Ukraine eyes more nuclear reactor construction after war ends

Control room The control room of a nuclear reactor. Credit: Getty Images

Officials in Ukraine are mulling the construction of more nuclear reactors when the country’s grinding nearly 3-month-old war with Russia eventually ends, Petro Kotkin, head of Energoatom, the country’s state nuclear corporation, told a Ukrainian newswire last week.

An existing deal between Kyiv and Westinghouse could see a total of five AP1000 type reactors built throughout the country, with the first two slated for the Khmelnitsky nuclear plant in Ukraine’s northwest to begin construction  “as soon as the war is over,” Kotkin told the Ukrainian newswire on May 13.

The ambitious remarks came as the Russian invasion continues to imperil all of Ukraine’s nuclear facilities, including its four Soviet-era nuclear power plants, which collectively host 15 reactors supplying more than half the country’s electricity.

The largest of those facilities, the Zaporizhzhya Plant – whose six reactors make it the biggest nuclear plant in Europe – has been held by Russian forces since March 4, when it was shelled in a dramatic attack that raised the specter of a nuclear catastrophe.

Located in the Zaporizhzhya Oblast in southeastern Ukraine, the plant has fallen into Russia’s crosshairs as Moscow’s troops look to establish control of the neighboring Donbas region.

Since the takeover, Ukrainian staff have been held at gunpoint and are made to answer to officials from Rosatom, Russia’s state nuclear corporation – a situation the International Atomic Energy Agency has called “fragile” and “unsustainable.”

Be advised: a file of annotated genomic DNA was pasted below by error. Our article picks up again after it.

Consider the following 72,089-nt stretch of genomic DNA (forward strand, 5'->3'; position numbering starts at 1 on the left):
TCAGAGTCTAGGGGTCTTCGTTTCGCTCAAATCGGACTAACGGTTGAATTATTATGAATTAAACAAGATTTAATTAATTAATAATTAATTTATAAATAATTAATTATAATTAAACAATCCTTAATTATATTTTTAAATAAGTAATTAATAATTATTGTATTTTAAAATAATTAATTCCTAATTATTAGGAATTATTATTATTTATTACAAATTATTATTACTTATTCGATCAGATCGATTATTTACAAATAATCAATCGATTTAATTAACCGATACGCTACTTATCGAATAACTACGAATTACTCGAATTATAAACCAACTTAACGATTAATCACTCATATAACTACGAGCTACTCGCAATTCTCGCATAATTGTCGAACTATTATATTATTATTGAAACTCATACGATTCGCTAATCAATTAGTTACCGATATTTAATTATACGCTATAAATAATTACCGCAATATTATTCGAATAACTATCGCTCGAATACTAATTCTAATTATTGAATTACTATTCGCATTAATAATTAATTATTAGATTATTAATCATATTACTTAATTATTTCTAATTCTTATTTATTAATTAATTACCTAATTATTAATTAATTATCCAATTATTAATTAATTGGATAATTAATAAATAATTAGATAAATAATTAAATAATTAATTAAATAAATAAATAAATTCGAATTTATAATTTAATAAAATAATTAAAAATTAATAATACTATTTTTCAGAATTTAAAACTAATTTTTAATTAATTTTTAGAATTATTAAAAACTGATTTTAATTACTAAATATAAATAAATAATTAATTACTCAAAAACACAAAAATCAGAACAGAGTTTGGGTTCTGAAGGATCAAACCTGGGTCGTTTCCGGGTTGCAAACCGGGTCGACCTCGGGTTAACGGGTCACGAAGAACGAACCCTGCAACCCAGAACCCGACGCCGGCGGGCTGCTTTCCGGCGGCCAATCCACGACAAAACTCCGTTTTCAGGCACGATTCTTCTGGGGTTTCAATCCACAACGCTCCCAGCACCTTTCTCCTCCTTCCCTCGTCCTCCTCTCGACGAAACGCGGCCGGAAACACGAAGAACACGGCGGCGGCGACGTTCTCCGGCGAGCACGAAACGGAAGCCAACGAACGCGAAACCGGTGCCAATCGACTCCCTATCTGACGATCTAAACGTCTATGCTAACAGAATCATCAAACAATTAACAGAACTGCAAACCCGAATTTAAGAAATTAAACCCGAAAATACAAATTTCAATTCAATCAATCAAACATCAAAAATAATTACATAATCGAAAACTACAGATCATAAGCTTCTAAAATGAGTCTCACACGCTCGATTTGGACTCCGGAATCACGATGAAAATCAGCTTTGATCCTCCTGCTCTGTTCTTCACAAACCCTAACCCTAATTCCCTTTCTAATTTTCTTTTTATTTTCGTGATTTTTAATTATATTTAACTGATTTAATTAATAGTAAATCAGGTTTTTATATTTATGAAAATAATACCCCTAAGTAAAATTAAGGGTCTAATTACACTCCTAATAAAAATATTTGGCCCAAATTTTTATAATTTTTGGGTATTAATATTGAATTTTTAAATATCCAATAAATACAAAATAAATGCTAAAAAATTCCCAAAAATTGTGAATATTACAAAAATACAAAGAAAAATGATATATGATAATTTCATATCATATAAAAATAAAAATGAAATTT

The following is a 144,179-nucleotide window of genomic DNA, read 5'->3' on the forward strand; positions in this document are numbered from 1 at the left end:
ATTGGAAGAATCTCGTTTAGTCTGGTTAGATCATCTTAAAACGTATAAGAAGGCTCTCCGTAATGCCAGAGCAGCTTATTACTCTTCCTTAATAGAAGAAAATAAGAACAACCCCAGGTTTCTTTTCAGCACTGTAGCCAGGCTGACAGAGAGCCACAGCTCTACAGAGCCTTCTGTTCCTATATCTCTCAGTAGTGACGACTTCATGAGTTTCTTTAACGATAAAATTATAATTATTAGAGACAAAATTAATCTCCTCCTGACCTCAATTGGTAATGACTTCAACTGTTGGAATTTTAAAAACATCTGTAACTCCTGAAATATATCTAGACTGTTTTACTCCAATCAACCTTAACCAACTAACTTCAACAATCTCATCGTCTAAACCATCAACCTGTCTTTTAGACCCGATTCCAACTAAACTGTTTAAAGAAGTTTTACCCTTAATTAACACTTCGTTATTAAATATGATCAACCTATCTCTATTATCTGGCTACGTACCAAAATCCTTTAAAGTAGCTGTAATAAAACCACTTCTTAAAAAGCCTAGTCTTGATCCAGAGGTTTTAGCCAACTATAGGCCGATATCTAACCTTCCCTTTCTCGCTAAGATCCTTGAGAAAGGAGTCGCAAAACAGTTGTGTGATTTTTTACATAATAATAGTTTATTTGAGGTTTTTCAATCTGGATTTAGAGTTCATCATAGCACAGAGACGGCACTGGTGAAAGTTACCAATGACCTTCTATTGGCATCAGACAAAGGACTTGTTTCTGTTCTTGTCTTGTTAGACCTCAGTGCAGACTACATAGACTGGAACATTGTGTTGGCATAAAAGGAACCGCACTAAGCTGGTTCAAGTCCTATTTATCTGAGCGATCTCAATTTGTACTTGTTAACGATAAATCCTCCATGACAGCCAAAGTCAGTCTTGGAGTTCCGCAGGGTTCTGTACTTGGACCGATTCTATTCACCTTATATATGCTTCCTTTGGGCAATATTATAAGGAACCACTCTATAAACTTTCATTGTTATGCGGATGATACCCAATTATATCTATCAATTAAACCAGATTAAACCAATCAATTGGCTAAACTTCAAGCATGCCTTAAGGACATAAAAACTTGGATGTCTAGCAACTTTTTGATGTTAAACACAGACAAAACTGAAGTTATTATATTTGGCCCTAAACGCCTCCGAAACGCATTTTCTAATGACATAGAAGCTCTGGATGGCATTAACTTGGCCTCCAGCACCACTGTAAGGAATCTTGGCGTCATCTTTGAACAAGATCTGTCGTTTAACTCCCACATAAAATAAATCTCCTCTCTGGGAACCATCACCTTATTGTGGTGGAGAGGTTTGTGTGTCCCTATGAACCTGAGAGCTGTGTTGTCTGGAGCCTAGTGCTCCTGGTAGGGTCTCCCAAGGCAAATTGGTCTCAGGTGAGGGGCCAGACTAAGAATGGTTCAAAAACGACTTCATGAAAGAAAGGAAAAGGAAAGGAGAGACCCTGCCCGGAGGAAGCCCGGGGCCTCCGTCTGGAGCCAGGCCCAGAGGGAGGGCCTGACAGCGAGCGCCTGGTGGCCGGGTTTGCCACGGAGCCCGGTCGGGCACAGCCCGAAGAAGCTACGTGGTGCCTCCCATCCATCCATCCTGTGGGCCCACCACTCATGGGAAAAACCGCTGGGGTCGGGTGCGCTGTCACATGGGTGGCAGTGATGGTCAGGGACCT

Rafael Grossi, the agency’s head, has implored both the Ukrainian and Russian sides to allow agency monitors to launch a safety mission the plant, so far with no success.

Russian forces also held, then later withdrew from, Chernobyl, site of the world’s worst nuclear accident in 1986. An influx of heavy armored vehicles at the site churned up plumes of radioactive dust and fighting in the area knocked out electricity to spent nuclear fuel cooling at the site twice, though it was restored on each occasion.

All of these developments stress a nuclear industry that was already in questionable shape before the war began. Each of Ukraine’s reactors were built in the 1970s and 1980s when it was still a Soviet republic, and nearly all of them are running on lifetime extensions that will push them well past their originally engineered retirement dates.

At a political level, Ukraine has doubled down on its nuclear industry, with President Volodomyr Zelensky pledging in 2020 to move forward on the additional reactors at Khmelnitsky – despite urging from Europe to develop renewable power sources.

In his interview, Energoatom’s Kotkin said the government was considering building yet more nuclear power plants – one in the Cherkasy region of central Ukraine and another in Odessa, which has weathered numerous Russian missile attacks.

He also suggested that future reactor construction will include security reinforcements to repel military attacks, saying the new Westinghouse reactors would incorporate double confinement shells to protect them from missile strike.

“But this problem is not solved only by technological design. You can strengthen the shell, but you need to take other measures,” Kotkin said.  “I visited a nuclear power plant in Pakistan  –  in Karachi, they built a triple perimeter of protection around their facility. In 2020, the IAEA recognized that the Karachi nuclear power plant has one of the best protection concepts.”